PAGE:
Monday, May 13, 2013
Frisco Commons entryway will be renamed in honor of fallen veteran
There is no official timeline, but supporters hope the change can be made before Memorial Day.
FRISCO Cpl. Peter John Courcy died in Afghanistan in 2009, but the Frisco resident's memory will live on thanks to a vote by the City Council on Tuesday.
The council unanimously decided to name the entry road to Frisco Commons after Courcy, who died February 10, 2009, at Camp Salerno after sustaining injuries from a roadside bomb. Courcy was just 22 years old at the time of his death and mere weeks away from returning home from his tour.
No timetable was given for when the road will be officially designated "Cpl. Peter J. Courcy Circle," but the change has been considered extensively by city officials and the Frisco Veterans Advisory Committee. Lee Myrben, chair of the committee, said he hopes the change will take place before Memorial Day.
Council Member Tim Nelson, a U.S. Army Reserves captain who returned home in November, said the naming is something he looked forward to for a long time.
"Just recently I returned from a tour in Afghanistan, and one of the things that inspired me was I had the opportunity to see Peter every day -- I had a picture of him where I worked that I looked at every day," he said. "I appreciate everything he's done for us and the rest of America. I look forward to recognizing the other five veterans [from Frisco] who were killed in action [in other wars] at a future time so that we can remember them at their own special place within the city."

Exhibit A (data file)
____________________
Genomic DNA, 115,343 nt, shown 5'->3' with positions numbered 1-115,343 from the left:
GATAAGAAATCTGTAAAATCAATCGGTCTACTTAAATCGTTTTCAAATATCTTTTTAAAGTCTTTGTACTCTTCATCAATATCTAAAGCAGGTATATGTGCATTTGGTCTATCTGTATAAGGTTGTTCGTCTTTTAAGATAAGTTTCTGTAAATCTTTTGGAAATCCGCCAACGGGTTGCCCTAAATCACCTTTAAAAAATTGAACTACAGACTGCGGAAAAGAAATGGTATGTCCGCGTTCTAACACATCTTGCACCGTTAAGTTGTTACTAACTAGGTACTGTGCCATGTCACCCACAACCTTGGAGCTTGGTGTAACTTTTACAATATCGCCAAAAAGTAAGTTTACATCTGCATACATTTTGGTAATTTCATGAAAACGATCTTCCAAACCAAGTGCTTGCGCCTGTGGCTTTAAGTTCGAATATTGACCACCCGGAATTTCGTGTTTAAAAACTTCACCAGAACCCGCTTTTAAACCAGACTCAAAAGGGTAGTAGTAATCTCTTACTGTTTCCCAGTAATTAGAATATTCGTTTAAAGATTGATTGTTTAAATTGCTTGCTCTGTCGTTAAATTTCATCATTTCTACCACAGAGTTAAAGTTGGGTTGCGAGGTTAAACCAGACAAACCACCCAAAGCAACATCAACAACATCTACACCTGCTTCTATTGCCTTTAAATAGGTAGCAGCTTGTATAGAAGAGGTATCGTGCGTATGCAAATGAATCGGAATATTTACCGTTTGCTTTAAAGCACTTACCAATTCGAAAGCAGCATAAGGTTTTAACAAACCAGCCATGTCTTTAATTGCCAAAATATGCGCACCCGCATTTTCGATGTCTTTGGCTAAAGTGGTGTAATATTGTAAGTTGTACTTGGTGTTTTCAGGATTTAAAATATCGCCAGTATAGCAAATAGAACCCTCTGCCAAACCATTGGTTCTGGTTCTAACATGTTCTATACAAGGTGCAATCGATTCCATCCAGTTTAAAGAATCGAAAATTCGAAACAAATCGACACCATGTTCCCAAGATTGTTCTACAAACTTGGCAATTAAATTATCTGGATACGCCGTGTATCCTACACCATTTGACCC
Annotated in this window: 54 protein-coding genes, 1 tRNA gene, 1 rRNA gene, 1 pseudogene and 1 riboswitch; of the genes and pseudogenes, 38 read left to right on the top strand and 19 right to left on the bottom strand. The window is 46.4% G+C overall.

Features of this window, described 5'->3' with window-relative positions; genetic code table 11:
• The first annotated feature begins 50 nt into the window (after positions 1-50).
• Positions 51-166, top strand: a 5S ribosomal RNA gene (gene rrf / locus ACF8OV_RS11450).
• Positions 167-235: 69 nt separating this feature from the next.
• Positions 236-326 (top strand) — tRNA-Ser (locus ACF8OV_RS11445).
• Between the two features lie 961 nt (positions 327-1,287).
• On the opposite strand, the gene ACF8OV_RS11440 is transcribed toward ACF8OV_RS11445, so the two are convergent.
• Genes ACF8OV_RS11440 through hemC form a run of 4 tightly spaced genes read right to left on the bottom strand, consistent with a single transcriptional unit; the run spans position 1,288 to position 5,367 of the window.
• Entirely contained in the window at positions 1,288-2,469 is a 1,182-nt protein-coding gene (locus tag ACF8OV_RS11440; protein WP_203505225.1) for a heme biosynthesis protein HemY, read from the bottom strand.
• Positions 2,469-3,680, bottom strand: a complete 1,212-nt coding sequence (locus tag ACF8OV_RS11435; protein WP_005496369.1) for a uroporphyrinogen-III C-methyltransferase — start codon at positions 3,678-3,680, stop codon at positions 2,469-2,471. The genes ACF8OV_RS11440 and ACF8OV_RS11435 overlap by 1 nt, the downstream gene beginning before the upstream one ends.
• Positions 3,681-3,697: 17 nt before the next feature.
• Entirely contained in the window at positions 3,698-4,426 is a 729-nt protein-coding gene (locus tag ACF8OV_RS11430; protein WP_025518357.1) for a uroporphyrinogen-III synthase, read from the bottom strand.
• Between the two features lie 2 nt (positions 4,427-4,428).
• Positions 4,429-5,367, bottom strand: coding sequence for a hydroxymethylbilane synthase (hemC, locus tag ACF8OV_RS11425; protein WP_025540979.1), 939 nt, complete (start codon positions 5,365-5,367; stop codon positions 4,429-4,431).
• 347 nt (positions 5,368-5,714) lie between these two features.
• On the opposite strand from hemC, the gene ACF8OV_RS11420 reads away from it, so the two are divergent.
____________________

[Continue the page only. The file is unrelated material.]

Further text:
Frisco Commons is an appropriate place for Courcy's name to be commemorated, as the park is home to the city's Veterans Memorial. An expansion of the memorial that will add a walkway featuring names of local veterans is planned.
Fittingly, Courcy was born at Fort Hood in Killeen, Texas, and friends and family said he "lived and breathed the army values," as Nelson put it. Courcy graduated from Frisco High School in 2004, and he was an active member in the community, serving on the city's ice hockey team as an assistant captain. He left behind a wife, Mara, and son, Anthony.
Courcy's mother, Mary Bush, was in attendance for the honor and said her son always dreamed of serving his country. After the terrorist attacks of 9/11, Bush said Courcy reaffirmed his desire to enter the military when they watched the twin towers fall.
"I just remember smiling and touching his hand, and in my heart I thanked God that he was just a sophomore in high school and that this war would probably be over with," she said. "Peter graduated in 2004, and he did not join the Army until 2006. That two-year gap was because he was waiting for his mother to finally accept the fact that he was going to enlist in the military and probably fight a war."
Mayor Maher Maso thanked Bush for her son's service and the legacy he left behind in the city, noting that the fallen soldier was remembered positively by those who knew him.
"I truly can't thank you enough -- thank you for being here tonight," he told Bush. "It's difficult to talk about it, but it was overwhelming how many people honored his memory. ... I know today there are still events going on in his memory, such as the Frisco Education Foundation scholarship [in his name] and the motorcycle ride in The Colony. His memory is eternal."
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